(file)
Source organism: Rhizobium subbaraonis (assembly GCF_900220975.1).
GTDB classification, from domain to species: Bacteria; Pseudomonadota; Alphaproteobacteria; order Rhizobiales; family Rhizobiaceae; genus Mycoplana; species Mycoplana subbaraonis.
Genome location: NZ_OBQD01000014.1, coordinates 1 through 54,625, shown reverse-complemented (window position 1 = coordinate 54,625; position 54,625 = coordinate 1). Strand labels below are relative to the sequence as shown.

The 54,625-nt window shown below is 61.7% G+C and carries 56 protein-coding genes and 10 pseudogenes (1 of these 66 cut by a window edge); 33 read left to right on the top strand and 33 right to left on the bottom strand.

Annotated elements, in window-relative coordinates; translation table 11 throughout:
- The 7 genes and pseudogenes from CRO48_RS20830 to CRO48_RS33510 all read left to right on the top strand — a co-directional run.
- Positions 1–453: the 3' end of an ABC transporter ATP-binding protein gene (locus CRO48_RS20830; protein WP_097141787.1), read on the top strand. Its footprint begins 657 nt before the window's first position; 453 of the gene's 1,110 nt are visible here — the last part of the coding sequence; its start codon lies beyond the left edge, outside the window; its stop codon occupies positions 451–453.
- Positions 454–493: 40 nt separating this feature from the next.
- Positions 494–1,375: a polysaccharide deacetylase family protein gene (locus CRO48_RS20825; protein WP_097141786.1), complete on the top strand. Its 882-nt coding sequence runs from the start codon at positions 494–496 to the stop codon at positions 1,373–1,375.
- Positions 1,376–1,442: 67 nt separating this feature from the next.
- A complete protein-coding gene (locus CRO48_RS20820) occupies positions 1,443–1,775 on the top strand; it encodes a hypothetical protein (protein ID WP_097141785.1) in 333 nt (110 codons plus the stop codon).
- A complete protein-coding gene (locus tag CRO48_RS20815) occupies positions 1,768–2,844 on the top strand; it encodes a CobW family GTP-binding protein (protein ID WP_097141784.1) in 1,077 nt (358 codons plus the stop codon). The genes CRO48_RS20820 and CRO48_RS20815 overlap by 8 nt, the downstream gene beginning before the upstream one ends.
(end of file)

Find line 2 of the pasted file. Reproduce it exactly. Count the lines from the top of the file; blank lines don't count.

GTDB classification, from domain to species: Bacteria; Pseudomonadota; Alphaproteobacteria; order Rhizobiales; family Rhizobiaceae; genus Mycoplana; species Mycoplana subbaraonis.